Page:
For years, Palo Alto's elected leaders have talked about the need to expand the city's shuttle fleet, launch a bike- and scooter-share program and reform downtown's parking system, only to see their ambitious plans fizzle.
Philip Kamhi, the city's newly hired chief transportation official, is hoping to change that.
In his first presentation to the City Council since taking the high-profile job in late August, Kamhi laid out a plan for finally making progress on these initiatives. Just this week, Kamhi has talked to a potential participant in the city's new scooter-share program, which has failed to get off the ground despite two votes of support from the council in the past two years (the most recently approved pilot program will expire in March).
Kamhi said he is now finalizing the guidelines for the program, which will keep the city largely on the sidelines while private companies compete for riders (this is in contrast to Palo Alto's prior efforts, which focused on partnerships between the city and one major provider). The city's guidelines would include rules pertaining to how bikes and scooters should be parked as well as prohibitions on blocking pedestrian areas and access to buildings.
The bike- and scooter-share program is just one of a suite of initiatives in the Office of Transportation's work plan, which the council unanimously endorsed Monday night. The plan also includes launching a new Residential Preferential Parking in Old Palo Alto, completing the streetscape project along the Charleston-Arastradero corridor and approving a new contract for the Crosstown shuttle.
For Kamhi, however, perhaps the most critical initiative is changing the way the city interacts with its residents about transportation projects. With many residents expressing frustration, confusion and anger last year about road modifications along Ross Road, the city has scaled back its plans for new bike boulevards. The ongoing changes along Charleston-Arastradero are also facing a mixed response from the community, with some lauding the bike amenities and others describing the new lanes, medians and landscaping as confusion and potentially dangerous.
Kamhi said Monday that one of his major goals is to ensure that the city informs residents and hears their concerns before the project is implemented.
"I want to hear people and find out what people's pain points are. What's difficult in your commute? What's difficult about taking your child to school? I want to hear from everyone. Not just when there is a problem, but in general."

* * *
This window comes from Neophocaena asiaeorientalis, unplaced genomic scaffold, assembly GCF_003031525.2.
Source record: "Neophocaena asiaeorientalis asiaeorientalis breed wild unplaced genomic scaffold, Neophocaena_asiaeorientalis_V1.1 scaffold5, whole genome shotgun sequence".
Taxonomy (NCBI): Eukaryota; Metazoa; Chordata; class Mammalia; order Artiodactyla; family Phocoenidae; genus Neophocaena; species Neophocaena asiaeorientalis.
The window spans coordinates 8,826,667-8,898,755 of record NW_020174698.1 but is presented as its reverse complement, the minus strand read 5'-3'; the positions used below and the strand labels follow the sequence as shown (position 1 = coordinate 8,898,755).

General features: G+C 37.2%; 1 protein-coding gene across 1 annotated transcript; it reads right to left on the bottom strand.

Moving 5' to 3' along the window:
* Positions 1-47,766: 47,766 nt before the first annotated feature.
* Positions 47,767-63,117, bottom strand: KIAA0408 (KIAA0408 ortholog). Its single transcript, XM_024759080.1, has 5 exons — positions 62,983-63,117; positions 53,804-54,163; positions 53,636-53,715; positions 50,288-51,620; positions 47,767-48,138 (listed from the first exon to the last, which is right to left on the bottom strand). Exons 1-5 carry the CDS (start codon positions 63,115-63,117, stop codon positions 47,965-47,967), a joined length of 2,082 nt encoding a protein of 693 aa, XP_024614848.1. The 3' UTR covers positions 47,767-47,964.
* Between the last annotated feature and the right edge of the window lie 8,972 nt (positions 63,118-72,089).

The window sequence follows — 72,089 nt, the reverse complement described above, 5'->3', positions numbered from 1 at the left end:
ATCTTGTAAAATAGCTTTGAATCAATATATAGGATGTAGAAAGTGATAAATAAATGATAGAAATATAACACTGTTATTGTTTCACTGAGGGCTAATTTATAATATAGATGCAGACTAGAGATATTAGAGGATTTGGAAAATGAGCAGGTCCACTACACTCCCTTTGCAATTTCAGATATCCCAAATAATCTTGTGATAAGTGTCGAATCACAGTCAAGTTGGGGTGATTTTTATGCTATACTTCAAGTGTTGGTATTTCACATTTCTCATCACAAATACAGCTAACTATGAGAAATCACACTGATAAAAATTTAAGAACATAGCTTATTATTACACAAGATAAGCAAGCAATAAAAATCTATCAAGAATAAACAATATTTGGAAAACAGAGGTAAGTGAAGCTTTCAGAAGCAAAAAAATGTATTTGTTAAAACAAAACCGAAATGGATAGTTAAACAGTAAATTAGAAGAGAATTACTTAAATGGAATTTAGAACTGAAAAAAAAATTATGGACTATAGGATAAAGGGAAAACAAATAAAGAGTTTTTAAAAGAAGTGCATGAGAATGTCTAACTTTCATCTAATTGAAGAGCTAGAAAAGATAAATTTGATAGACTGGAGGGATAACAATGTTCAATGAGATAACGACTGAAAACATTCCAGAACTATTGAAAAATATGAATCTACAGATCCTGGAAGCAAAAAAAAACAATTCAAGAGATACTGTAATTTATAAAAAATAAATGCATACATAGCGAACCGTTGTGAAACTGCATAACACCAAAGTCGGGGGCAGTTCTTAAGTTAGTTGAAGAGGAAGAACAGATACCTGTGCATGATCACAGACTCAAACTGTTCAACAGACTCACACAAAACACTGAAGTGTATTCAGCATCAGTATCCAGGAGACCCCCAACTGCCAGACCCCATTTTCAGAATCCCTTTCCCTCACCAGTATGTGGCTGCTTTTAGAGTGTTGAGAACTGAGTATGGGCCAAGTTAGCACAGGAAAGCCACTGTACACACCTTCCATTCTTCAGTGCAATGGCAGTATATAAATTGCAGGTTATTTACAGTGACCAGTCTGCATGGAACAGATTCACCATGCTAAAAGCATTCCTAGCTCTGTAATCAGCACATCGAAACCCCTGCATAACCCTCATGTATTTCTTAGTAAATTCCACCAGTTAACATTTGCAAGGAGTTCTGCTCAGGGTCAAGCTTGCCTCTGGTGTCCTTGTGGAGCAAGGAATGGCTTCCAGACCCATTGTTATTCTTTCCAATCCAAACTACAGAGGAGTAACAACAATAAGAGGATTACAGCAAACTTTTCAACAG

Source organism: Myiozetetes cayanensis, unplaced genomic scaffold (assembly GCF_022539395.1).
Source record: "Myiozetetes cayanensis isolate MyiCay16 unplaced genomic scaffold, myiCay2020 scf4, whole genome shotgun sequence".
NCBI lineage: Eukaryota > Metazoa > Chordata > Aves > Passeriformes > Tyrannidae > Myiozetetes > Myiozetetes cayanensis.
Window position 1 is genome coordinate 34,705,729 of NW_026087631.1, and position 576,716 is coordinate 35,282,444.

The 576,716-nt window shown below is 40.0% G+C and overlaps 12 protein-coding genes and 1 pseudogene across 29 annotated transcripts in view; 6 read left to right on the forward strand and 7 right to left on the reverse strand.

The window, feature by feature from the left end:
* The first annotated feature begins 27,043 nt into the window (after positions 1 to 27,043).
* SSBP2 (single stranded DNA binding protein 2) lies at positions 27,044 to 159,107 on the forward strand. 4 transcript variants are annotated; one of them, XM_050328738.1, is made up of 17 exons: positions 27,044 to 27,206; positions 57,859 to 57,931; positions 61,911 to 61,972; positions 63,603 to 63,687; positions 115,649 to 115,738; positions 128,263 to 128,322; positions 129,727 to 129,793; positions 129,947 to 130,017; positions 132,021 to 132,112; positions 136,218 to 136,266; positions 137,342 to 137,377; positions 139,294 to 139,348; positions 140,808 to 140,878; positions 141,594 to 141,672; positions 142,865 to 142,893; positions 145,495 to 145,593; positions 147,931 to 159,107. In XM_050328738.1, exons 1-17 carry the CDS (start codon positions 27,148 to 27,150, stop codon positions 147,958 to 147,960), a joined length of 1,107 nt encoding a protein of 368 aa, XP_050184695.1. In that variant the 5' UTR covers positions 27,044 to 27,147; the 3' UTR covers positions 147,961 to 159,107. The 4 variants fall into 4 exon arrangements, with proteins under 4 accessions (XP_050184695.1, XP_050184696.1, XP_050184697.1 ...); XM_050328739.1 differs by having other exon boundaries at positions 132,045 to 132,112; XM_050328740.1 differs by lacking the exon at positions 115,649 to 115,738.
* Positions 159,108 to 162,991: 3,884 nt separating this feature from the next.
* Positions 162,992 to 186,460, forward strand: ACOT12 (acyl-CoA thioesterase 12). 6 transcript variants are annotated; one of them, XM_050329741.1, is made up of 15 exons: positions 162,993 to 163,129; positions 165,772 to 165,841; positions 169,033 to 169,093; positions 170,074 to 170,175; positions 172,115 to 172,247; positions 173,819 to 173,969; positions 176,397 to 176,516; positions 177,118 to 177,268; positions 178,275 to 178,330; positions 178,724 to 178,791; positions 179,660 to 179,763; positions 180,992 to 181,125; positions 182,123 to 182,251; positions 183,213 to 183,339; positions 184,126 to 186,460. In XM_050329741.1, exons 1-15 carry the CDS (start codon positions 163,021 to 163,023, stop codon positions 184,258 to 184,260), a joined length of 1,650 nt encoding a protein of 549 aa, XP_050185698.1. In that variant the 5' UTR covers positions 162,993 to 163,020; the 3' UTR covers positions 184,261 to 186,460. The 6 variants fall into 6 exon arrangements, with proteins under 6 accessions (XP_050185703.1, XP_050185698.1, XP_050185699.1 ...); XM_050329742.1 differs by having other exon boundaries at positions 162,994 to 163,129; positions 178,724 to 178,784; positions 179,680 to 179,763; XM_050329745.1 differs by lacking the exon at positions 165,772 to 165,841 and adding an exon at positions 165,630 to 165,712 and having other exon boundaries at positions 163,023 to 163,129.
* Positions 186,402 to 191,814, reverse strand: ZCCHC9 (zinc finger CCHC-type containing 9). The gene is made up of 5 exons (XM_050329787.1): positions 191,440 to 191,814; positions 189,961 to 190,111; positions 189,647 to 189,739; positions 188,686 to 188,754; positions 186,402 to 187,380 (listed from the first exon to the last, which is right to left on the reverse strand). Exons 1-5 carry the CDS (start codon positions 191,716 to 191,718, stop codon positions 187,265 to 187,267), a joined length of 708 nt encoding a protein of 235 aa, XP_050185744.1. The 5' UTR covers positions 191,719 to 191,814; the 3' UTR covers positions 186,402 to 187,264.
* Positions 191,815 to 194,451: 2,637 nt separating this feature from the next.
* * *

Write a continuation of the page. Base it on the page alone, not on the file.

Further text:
This, he said, means going out to neighborhoods, knocking on doors and talking to residents. The city's traditional method of outreach — sending out postcards — may fulfill the legal requirements, he said, but it no longer suffices.
"I don't read the postcards myself," Kamhi said.
For new projects, Kamhi wants to make sure the city offers residents visuals of proposed changes and "temporary treatment" so that people can "really react to them," he said.
Kamhi said he also plans to re-evaluate the city's 2012 bike master plan in the coming months and consider all the "lessons learned" from the first phase of the implementation. This will include looking at data such as traffic counts, bike counts and collision reports.
The work will be undertaken by the city's recently formed Office of Transportation, which includes 15.48 full-time-equivalent positions and reports directly to the city manager (in the past, transportation was a division within the Department of Planning and Community Environment).
Kamhi, who had managed Palo Alto's complex patchwork of Residential Preferential Parking programs in his prior City Hall stint before accepting a job at Bay Area Rapid Transit (BART), said one of his major goals in the new position will be increasing staff's professional capacity and collaboration.
"I think that it will help with morale, which has been an issue in the past. ... I was one of the casualties of that previously, so I think I have good perspective on that," Kamhi said.
The council enthusiastically supported his goals and didn't offer any new transportation initiatives. Councilman Tom DuBois suggested that the city should also look for ways to promote electric vehicles and create a simpler process for residents who want to create Residential Preferential Parking programs.
"It's currently a high hurdle to get an RPP and residents have been meeting that. I don't think we should be making the hurdle higher," DuBois said. "I think we need to streamline our RPP implementation process so when we see problem spots, we can implement an RPP."
Others supported the city's plans to promote biking. Councilwoman Liz Kniss was among them and suggested that the city re-examine the 2012 bike and pedestrian master plan. She acknowledged that she and most of her colleagues drive to meetings.
"I'd just as soon not be pushed on a bike, but I think everyone else should be," Kniss said.
Some residents who spoke at Monday's meeting argued that the work plan focuses too much on parking and not enough on environmental sustainability. Elizabeth Greenfield questioned the city's efforts to making parking easier and argued that the council should be trying to steer people out of cars altogether.
"You have to disrupt your own status quo to get out of your car and experience the benefits," Greenfield said.
Mark Mollineaux, a Seale Street resident, urged the council to take dramatic actions and set ambitious goals to reduce traffic, even if it means making mistakes along the way. The city, he said, should "err on the side of making cars disappear." He cited the slogan on the city's Residential Preferential Parking website — "If you live here, you can park here" — an example of misguided thinking.
"That is a ridiculous vision to have — that in what is ostensibly a progressive city of Palo Alto you value the right to park over actually addressing environmental change," Mollineaux said.